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Linear Independence

  1. Jan 12, 2006 #1
    If a,b,c are vectors in an R-vector space then their sums a+b, a+c, b+c are also linearly independent. If R is replaced by Z_2 then this fails, because there's the nontrivial solution to

    x(a+b)+y(a+c)+z(b+c)=0

    where x=y=z=0 or x=y=z=1

    right?
     
  2. jcsd
  3. Jan 12, 2006 #2

    benorin

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    x(a+b)+y(a+c)+z(b+c)=0 implies that (x+y)a+(x+z)b+(y+z)c=0 so put X=x+y, Y=x+z, and Z=y+z to yield Xa+Yb+Zc=0, which has only the trivial solution as a, b, and c are linearly independent.

    I don't get what is meant by Z_2, an integer lattice?
     
  4. Jan 12, 2006 #3

    matt grime

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    No, the field with two elements, so 1+1=0, so of course (x+y)+(y+z)+(z+x)=0 so the three vectors are linearly dependent irrespective of whether x,y,z are.
     
  5. Jan 12, 2006 #4

    HallsofIvy

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    As worded this makes no sense!
    "If a,b,c are vectors in an R-vector space then their sums a+b, a+c, b+c are also linearly independent."
    No, that's not true. For example is a= b= c= <1, 0, 0> then a+ b= <2, 0, 0>, a+ c= <2, 0, 0> and b+ c= <2, 0, 0>. Of course, the word "also" in the conclusion indicates that you intended to say:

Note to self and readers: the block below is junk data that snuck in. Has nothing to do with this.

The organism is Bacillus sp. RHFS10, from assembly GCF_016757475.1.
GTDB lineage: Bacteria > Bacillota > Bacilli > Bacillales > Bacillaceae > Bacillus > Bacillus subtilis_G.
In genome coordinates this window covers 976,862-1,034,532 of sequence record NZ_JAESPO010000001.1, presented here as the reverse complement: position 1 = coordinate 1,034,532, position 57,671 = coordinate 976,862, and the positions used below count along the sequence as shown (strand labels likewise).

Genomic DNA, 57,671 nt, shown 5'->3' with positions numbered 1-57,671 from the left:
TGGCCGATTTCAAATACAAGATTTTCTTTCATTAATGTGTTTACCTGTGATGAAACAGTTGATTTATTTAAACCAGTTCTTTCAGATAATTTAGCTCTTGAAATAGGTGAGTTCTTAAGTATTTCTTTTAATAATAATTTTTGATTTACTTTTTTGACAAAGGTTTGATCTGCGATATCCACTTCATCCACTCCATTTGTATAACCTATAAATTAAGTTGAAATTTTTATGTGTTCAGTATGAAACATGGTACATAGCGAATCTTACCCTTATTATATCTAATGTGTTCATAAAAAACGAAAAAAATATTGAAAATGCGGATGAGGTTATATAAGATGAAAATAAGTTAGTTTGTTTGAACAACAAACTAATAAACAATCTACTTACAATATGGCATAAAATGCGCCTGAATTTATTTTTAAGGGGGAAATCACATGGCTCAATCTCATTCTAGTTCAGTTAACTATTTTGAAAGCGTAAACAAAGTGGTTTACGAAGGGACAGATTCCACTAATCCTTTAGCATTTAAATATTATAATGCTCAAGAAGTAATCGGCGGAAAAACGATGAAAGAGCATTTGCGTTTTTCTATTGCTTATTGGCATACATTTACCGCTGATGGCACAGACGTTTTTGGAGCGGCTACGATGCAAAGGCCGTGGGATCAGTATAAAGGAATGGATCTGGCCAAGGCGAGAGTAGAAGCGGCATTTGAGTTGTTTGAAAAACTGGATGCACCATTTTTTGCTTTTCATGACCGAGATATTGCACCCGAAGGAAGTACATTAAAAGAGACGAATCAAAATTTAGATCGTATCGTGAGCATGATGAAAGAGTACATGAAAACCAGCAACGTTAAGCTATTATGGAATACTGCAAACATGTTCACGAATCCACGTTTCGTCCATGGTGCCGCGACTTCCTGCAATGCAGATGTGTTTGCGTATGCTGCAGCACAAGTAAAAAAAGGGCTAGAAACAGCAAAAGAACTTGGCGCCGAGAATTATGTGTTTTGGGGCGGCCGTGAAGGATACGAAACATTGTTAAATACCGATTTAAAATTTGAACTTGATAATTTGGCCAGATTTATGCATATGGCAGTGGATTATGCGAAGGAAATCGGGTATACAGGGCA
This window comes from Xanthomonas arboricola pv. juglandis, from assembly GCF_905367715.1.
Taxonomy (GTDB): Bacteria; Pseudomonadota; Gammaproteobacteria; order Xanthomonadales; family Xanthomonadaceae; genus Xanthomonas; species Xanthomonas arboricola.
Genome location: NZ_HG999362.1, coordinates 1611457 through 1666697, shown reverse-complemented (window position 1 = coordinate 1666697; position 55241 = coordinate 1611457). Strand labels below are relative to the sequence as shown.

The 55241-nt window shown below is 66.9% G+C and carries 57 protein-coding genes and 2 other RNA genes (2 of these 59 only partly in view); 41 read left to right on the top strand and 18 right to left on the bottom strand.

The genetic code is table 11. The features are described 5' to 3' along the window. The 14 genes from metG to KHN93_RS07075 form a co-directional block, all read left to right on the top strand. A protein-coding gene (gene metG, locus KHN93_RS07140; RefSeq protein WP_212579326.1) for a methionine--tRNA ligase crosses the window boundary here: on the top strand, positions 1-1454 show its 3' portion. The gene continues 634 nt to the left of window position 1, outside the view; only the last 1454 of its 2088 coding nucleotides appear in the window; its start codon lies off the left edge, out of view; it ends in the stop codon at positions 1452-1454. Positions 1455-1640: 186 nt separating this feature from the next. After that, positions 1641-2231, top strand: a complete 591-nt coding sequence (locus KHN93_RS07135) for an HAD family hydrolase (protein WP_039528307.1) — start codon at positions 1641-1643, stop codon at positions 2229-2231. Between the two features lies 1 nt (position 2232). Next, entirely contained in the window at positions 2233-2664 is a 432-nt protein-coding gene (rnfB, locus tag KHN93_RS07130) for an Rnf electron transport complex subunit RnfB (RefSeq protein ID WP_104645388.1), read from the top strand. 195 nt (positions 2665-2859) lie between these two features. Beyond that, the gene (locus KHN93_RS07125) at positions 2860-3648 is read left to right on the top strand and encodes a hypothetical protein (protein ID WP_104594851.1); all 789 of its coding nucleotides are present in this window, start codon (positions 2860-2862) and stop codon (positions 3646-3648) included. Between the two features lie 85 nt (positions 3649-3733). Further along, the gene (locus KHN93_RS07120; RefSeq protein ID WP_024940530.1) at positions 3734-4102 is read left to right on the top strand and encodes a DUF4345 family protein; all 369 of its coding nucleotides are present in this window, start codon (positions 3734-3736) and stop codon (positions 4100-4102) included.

"If a,b,c are independent vectors in an R-vector space then their sums a+b, a+c, b+c are also linearly independent." which is true.

    Strictly speaking, you can't say just "If R is replaced by Z_2" (the integers modulo 2) since that could not be a vector space- it would be a "module". However, your statement is correct: even if a, b, c are independent if the module over Z_2, then a+b, b+c, and a+c are not independent.

    Shear non-sense!: As JasonRox pointed out Z_2 is a field (of characteristic 2) not an integral domain so this really is a vector space!
     
    Last edited: Jan 12, 2006
  6. Jan 12, 2006 #5

    JasonRox

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    The statement is true for all fields except for those fields that are of characteristic equal to two.
     
  7. Jan 13, 2006 #6
    Yes, that was I intended to say.

    I have no idea what you are talking about. Z_2 and R are both fields as far as I know, and vector spaces are defined over fields.
     
  8. Jan 13, 2006 #7

    HallsofIvy

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    Yes, re-read my post. I edited it to admit that I was wrong after JaxonRox pointed it out to me.
     
  9. Jan 13, 2006 #8

    JasonRox

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    Yes, they are both fields, but that doesn't mean you can just replace R with Z_2 to create another vector space with the same properties.

    Maybe the following will show how the "simplest" things change when you change fields.

    The dimension for the vector space R over the field R is what?

    Now, what is the dimension for the vector space R over the field Q (Rationals)?

    Completely different answers.

    The statement you said is true for all vector spaces except those who are over fields of characteristic 2. Sure it fails for a particular field, but that doesn't mean the statement isn't true.
     
  10. Jan 13, 2006 #9
    Excellent. Got it.
     
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